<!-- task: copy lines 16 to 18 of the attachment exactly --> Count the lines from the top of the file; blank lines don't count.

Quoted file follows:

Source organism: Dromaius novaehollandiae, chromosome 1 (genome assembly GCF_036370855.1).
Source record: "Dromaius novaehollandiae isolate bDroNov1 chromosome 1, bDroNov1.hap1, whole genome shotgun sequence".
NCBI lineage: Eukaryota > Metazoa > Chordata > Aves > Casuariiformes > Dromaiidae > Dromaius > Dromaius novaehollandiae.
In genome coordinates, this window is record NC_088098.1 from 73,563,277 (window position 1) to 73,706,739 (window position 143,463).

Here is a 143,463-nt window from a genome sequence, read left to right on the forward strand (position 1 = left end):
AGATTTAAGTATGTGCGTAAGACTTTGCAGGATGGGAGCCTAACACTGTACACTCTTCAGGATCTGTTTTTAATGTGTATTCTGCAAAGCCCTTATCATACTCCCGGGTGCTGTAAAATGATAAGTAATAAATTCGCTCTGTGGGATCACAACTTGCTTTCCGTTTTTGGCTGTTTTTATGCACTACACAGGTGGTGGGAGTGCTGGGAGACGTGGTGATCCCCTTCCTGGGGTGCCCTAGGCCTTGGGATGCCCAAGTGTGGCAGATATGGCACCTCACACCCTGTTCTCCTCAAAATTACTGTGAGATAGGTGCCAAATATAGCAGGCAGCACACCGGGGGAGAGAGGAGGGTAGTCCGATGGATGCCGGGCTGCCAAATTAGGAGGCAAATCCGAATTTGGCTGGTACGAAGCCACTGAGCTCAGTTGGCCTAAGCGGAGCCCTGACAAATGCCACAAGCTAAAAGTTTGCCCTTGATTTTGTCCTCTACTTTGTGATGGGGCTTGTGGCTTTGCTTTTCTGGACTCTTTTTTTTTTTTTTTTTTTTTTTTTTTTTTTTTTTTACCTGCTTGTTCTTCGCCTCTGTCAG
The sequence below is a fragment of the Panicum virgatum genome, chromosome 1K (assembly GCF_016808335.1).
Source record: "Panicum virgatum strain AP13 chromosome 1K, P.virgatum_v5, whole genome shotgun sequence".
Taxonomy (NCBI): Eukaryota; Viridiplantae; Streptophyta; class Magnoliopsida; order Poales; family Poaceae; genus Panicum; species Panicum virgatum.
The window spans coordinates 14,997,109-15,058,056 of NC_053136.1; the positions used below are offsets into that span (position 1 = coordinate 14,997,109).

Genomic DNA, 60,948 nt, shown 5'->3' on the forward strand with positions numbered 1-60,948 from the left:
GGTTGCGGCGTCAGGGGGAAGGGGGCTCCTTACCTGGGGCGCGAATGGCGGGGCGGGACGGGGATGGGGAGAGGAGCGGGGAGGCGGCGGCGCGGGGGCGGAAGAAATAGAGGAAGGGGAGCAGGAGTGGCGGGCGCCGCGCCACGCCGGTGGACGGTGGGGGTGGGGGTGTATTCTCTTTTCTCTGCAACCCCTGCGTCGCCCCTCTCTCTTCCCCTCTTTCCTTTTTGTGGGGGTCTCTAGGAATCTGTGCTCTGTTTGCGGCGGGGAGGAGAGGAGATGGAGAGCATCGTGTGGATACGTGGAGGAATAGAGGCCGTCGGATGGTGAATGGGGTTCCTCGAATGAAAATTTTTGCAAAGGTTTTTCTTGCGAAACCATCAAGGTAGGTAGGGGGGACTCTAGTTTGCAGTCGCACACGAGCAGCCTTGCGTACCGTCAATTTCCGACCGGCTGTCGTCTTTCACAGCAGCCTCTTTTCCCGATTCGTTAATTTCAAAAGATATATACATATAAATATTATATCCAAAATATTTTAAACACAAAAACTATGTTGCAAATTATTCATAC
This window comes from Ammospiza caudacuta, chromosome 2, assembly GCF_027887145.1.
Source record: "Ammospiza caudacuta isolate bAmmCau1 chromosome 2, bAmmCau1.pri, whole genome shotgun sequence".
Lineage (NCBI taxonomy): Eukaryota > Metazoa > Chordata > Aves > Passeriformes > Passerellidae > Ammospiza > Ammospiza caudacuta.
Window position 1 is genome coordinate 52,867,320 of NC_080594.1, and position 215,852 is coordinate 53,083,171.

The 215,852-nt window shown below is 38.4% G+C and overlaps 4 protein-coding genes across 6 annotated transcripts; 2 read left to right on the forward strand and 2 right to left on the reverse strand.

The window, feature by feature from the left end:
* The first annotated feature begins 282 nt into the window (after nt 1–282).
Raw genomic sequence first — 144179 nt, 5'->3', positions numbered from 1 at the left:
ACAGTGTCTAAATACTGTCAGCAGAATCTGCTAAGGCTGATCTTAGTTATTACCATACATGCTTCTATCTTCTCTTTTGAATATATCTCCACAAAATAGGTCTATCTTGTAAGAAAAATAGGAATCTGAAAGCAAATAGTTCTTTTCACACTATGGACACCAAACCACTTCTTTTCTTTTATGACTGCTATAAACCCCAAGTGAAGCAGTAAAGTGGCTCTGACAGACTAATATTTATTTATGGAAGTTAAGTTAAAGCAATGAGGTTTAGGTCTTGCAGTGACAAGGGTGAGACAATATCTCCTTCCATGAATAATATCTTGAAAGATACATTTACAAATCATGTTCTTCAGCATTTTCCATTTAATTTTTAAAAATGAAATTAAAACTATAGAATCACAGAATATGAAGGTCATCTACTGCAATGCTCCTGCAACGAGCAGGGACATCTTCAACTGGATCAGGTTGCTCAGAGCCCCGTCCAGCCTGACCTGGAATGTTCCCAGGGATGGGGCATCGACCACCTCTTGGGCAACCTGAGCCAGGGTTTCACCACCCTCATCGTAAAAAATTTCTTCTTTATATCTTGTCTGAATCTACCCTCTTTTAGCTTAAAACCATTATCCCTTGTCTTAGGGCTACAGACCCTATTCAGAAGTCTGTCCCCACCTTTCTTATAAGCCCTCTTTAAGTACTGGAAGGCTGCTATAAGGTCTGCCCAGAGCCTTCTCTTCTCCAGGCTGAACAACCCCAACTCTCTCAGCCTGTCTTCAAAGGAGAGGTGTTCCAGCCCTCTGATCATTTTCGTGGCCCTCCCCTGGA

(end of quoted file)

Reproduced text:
Window position 1 is genome coordinate 52,867,320 of NC_080594.1, and position 215,852 is coordinate 53,083,171.

The 215,852-nt window shown below is 38.4% G+C and overlaps 4 protein-coding genes across 6 annotated transcripts; 2 read left to right on the forward strand and 2 right to left on the reverse strand.

The window, feature by feature from the left end: